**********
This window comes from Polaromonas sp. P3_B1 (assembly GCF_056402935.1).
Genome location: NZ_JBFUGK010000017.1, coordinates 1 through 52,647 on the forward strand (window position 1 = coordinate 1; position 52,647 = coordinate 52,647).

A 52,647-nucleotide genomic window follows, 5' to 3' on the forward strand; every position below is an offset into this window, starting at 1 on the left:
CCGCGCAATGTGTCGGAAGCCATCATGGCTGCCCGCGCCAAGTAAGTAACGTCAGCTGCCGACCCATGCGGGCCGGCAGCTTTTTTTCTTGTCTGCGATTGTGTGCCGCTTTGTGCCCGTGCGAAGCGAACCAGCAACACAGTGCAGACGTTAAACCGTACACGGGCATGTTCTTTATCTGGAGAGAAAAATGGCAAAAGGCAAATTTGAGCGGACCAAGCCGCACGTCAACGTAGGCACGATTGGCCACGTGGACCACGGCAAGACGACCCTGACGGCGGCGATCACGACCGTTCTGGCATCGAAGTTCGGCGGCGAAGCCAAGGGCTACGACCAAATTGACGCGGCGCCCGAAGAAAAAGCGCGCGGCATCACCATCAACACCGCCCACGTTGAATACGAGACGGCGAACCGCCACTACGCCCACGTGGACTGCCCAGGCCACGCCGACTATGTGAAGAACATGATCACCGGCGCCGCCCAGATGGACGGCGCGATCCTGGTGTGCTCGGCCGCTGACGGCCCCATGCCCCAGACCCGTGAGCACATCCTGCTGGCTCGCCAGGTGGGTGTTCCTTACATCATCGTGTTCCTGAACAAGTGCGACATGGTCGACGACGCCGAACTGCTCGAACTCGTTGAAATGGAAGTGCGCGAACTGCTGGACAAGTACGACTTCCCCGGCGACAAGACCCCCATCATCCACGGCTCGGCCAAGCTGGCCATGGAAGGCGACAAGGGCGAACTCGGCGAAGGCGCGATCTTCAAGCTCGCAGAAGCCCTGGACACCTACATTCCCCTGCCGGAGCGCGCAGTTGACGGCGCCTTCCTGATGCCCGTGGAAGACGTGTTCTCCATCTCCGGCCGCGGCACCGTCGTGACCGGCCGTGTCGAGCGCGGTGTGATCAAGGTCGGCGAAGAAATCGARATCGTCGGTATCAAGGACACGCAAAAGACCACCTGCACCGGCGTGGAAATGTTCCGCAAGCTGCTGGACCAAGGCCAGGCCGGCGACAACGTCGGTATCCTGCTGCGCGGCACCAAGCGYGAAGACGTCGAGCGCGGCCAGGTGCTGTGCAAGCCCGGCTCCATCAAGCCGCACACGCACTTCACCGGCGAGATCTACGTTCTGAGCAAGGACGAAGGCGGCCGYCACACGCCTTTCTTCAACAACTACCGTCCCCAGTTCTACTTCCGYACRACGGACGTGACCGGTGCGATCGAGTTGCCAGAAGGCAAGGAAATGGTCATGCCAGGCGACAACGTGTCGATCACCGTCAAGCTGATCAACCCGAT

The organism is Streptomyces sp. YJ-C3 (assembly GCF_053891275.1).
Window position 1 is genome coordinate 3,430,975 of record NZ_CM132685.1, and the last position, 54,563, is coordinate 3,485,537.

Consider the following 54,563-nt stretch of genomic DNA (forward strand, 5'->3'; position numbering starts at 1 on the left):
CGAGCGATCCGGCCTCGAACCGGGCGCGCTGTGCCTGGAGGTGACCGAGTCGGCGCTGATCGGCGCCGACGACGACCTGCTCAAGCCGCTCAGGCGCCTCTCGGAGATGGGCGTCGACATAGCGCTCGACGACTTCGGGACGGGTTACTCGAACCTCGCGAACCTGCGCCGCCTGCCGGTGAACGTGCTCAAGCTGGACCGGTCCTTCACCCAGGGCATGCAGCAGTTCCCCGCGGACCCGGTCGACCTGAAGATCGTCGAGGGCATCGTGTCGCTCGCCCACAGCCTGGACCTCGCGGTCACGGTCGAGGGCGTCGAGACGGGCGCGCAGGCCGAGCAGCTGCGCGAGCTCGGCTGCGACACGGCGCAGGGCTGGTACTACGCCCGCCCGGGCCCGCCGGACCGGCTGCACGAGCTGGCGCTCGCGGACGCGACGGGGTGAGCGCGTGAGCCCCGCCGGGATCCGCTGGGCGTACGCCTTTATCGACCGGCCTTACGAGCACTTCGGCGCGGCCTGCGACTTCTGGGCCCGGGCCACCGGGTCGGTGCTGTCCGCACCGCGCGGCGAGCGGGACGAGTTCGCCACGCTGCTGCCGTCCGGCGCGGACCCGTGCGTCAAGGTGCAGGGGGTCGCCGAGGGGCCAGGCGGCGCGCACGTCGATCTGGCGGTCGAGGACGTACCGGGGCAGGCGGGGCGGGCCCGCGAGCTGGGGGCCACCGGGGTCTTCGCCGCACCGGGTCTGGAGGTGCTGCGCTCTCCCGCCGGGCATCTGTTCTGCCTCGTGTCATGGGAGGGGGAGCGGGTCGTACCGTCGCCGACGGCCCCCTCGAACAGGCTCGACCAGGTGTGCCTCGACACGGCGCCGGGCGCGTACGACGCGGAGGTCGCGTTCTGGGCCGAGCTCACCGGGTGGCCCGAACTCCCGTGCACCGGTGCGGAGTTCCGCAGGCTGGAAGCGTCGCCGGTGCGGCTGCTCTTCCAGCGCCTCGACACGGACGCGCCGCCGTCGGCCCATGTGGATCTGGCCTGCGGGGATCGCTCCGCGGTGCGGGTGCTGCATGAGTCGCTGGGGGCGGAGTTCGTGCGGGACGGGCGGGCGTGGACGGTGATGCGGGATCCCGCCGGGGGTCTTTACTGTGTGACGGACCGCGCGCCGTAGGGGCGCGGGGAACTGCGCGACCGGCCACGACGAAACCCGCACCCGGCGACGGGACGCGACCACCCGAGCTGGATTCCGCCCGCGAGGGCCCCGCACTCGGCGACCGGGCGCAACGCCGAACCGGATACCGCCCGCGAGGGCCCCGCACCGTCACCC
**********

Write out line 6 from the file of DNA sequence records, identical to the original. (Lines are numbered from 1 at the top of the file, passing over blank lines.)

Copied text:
Window position 1 is genome coordinate 3,430,975 of record NZ_CM132685.1, and the last position, 54,563, is coordinate 3,485,537.